WPP takes top billing on strong overseas demand

Click to follow
The Independent Online
WPP, the advertising group that has been quietly going about its business as the Saatchi brothers squabbled with their old agency, achieved top stock market billing as US investors were said to be chasing the shares.

The price climbed 8p to a 1995 peak of 131p in busy trading. There was talk of a large unsatisfied American buying order said to lurk at Smith New Court.

WPP, long regarded as undervalued compared with the US giants, is certain to have scored from the Saatchi fall-out.

This year it is expected to lift profits from pounds 85.3m to pounds 110m, with at least one analyst nudging pounds 150m for next year.

Cordiant, the old Saatchi & Saatchi agency, was unchanged at 105p. Last month it settled its bitter legal wrangle with its founders, Charles and Maurice Saatchi, although most observers took the view that the brothers had got the better of the argument.

The elevation of WPP shares is, however, unlikely to impress its long- standing shareholders. In 1987, before the group ran into trouble and was forced into a capital reconstruction, the shares topped 900p.

The rest of the market also had a lively time with shares pulled higher by another rampant overnight display in New York. At one time the FT-SE 100 index was 33.8 points higher but when New York opened on a subdued note gains were trimmed with the index gain cut to 21.2 at 3,340.6.

Telephone faults at a number of securities houses, including small companies market-maker Winterflood, could also have helped blunt enthusiasm.

Even so, the index close was the highest since February last year, the month it reached its peak of 3,520.3.

The possibility of higher interest rates, although still real, has faded into the background with many observers now convinced the US economy is set for the so-called "soft landing" and any further UK rate increases likely to be modest and some months ahead.

Kingfisher slipped 6p to 451p with a hovering line of 5 million shares continuing to unsettle sentiment. The sale of 440,000 shares by director Michael Hollingbery, whose father founded the troublesome Comet electrical retailing subsidiary, was another unsettling influence. He sold at 452p. The Hollingbery shareholding is now 280,000 shares.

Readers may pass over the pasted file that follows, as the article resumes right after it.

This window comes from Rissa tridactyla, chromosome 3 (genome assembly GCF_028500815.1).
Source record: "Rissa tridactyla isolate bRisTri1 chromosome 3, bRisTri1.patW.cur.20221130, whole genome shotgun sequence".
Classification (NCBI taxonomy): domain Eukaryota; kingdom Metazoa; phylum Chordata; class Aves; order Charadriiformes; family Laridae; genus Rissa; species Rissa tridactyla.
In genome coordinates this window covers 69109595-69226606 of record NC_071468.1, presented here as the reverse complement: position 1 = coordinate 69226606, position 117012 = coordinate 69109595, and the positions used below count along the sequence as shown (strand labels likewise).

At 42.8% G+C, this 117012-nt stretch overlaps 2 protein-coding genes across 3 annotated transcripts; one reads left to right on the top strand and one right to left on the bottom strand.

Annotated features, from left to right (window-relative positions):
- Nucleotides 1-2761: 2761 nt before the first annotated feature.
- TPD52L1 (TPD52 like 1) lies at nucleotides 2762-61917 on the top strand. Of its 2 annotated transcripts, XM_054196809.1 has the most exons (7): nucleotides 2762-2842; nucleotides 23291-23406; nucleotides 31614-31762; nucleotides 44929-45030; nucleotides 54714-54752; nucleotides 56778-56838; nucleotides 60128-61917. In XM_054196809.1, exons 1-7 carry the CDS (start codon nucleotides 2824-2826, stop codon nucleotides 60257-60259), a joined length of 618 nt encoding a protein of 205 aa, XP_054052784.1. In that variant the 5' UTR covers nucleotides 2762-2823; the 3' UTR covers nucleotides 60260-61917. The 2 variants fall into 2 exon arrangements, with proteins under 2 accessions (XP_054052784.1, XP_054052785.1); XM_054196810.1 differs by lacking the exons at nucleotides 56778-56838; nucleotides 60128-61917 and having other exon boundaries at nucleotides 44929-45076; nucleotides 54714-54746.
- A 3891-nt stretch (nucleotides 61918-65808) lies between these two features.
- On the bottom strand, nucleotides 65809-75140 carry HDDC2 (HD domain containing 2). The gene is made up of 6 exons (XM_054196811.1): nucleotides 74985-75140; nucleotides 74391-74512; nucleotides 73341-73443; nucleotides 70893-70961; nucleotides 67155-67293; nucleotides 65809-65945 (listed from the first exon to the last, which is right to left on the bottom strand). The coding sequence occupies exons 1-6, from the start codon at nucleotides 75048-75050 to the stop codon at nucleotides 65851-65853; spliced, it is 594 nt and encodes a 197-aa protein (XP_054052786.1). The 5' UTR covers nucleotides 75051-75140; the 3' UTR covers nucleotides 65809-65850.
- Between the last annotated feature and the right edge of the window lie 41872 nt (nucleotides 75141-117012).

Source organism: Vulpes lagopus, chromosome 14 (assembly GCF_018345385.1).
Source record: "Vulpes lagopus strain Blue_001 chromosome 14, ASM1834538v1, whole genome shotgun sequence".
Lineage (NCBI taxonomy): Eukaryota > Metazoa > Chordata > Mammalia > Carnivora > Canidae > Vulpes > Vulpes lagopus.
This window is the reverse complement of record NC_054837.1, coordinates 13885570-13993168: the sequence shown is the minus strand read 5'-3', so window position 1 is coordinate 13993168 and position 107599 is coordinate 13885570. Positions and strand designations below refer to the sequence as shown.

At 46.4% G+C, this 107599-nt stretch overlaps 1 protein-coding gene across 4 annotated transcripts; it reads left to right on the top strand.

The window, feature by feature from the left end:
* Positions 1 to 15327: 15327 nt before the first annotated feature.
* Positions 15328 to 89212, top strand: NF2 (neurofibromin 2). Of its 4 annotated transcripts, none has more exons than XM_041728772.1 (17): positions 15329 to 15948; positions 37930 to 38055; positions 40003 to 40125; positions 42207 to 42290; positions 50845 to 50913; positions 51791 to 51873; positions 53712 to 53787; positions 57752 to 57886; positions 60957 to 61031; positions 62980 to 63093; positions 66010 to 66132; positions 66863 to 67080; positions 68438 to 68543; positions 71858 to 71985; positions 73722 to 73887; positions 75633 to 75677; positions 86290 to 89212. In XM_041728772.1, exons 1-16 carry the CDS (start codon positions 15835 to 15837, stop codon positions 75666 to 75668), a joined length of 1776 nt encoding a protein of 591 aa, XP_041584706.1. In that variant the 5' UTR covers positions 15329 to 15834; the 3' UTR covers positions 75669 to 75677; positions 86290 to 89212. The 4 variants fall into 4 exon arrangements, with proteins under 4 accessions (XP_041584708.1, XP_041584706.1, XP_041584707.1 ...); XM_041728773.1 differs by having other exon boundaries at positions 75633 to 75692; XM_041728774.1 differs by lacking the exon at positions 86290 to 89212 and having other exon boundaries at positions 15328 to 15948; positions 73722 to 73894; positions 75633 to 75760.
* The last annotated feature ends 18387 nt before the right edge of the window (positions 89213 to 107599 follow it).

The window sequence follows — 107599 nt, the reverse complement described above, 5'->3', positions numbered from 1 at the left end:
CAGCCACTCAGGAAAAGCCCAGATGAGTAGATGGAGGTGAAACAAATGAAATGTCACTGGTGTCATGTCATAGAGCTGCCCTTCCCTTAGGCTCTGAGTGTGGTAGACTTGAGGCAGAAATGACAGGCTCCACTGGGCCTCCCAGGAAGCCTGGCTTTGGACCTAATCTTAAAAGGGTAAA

Cable & Wireless, where break-up bid hopes continue to circulate, gained 3p to 425p. Hanson, as the demerger of US Industries became effective, rose 2.25p to 232.5p. The 9p impact of the US split had been discounted with Hanson down from nearly 253p since the start of May. The Bowater packaging and paper group celebrated its new name, Rexam, with a 10.5p gain to 481p.

The array of results generally pleased the market with London International, the healthcare group, up 4.5p at 111.5p and engineer Siebe 21p higher at 622p.

But Boots, lacking the expected share buy-back (or even a bid for Do- It-All), fell 8p to 510p.

WH Smith, which owns half of Do-It-All, fell 9p to 343p.

Chemical group Wardle Storeys gained 35p to 375p on modest demand.

In April it reported a modest gain to pounds 3.4m in interim profits and forecasts for the year stretch to pounds 8.5m.

Rumours of corporate action in the chemical world are never far below the surface and WS could face a predator.

Waters lost some of their recent exuberance as the temptation to take profits proved irresistible but electricals scored modest progress.

Northern Electric fell 7p to 784p as it became clear the Wyster-Pratte attack was set to fizzle out at today's special shareholders' meeting.

Trafalgar House, the potential bidder, looks increasingly unhappy about the whole affair, falling 2p to 47p.

Yorkshire-Tyne Tees Television put on 12p to 479p. The group, one of the sector's favourite takeover targets, has appointed Schroders as its merchant banker and is soon to starts a series of investment presentations. It says the current year has started "very strongly". Granada, results next week, rose 10p to 599p.

Vickers, the engineering group responsible for Rolls-Royce cars, purred ahead 6p to 212p following UBS support and suggestions of a closer link with German car giant, BMW.

Textile group Coats Viyella edged ahead 3p to 218p with Smith New Court and UBS positive. The firmness of the cotton price is one factor behind support. The group has paid pounds 675,000 to settle its dispute with Country Casuals, the clothing retailer. CC shares were unchanged at 107p.

Thomas Locker, the engineer, at last responded to the arrival of John Carr, a Scot with building and engineering interests, who has acquired 21.61 per cent. Locker, thought to nurse some rich assets, is, Mr Carr has said, regarded as an "investment". The ordinary shares rose 5p to 23p and the "A" shares 2.5p to 18p.

MR Data Management and Harrington Kilbride, profit warning casualties on Wednesday, staged modest recoveries. The MR rally took the shares up 10p to 65p and Harrington put on 3p to 34p.

Comments